In a world of mega churches, Tron screens and a hundred verses of “kumbayah” what orthodox Christians are wanting may look like subtle and nuanced minutia to many observers and reporters. But you’re right, I haven’t seen a story yet where Jefferts-Schori “makes the case” for the lawsuits over property, or why the denomiation elected an “Unitarian” as bishop or why she serves. Perhaps like all girls, she just likes to dress up.

  • str1977

    “Bishop Duncan yesterday denied the charge.

    “Few bishops have been more loyal to the doctrine, discipline and worship of the Episcopal Church,” he said. “I will continue to serve and minister as the bishop of the Episcopal Diocese of Pittsburgh.””

    That is exactly the reason Mrs Schori wants him out.

    Amavi iustiam et odivi iniquitatem; propterea, morior in exilio.

  • Dan Crawford

    Ann Rodgers is one of the finest reporters I have ever read. Unlike some of her colleagues who use press releases as the basis and substance of their stories, Ann does the hard work, checks her facts, talks to all the involved parties, and writes an elegant story. She is the only reason I read the Pittsburgh Post-Gazette.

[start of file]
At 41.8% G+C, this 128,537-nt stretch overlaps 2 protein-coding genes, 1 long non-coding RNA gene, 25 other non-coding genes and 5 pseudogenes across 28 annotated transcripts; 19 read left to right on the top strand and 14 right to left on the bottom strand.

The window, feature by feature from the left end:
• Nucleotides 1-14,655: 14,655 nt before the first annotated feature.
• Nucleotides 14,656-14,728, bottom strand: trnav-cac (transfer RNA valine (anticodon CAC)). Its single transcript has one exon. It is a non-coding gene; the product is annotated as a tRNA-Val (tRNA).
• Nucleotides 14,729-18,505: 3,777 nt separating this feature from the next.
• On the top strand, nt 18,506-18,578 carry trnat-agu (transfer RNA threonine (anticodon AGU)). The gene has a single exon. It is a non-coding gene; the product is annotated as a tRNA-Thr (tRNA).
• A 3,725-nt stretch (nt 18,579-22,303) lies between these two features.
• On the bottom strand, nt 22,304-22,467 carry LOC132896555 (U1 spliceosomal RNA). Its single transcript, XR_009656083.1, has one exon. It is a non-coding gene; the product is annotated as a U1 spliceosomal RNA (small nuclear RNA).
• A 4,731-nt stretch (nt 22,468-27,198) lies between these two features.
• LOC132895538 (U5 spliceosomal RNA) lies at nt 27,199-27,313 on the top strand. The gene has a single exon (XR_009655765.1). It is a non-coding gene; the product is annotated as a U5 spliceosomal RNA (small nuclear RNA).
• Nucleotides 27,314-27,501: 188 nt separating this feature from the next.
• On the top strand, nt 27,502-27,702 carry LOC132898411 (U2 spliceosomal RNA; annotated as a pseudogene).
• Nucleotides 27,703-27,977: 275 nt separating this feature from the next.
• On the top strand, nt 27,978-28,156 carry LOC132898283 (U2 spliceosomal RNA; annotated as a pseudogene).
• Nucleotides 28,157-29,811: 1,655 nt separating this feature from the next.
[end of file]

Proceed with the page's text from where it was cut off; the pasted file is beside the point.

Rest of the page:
• Scott Allen

    Perhaps reporters are not saying much about the “why” because property battles are obviously about…property. That is, money.

    You’d think the right righteous and high-minded Jefferts-Schori would be glad to purge her church of the narrow minded diocese…but no. Why not? After all, the number of seceding diocese is far from a majority of the Episcopal church. The reason is that the basis of Episcopal clout in the greater Anglican world is money — they don’t have the numbers, and if anyone is “out of communion” with Anglicanism it is Jefferts-Schori and her compadres. If they continue to bleed money and membership they’ll cease to be a major force, even in America, and will be just another small denomination with a lousy pension plan.

    Overall, Jefferts-Schori cannot do a better job “of making the case for why they’re cracking down on the property battles” because if this were just regarding “doctrinal battles” they’d be glad to have the conservatives leave.

  • deacon jim

    our polity dictates that we, tec, must go to court to get our stolen property back. the dissenters are free to leave but they must not take the property with them. i’m surprised that you, a religion reporter, still hasn’t figured this out. the honorable way for the dissenters is simply to leave much like i did 40+ years ago when i, and many of my fellow parishoners of a lcms church, decided that we didn’t want to fight the fundy takeover of the synod. it never would have occurred to us to try to steal the property, too. how much more information do you need in this matter?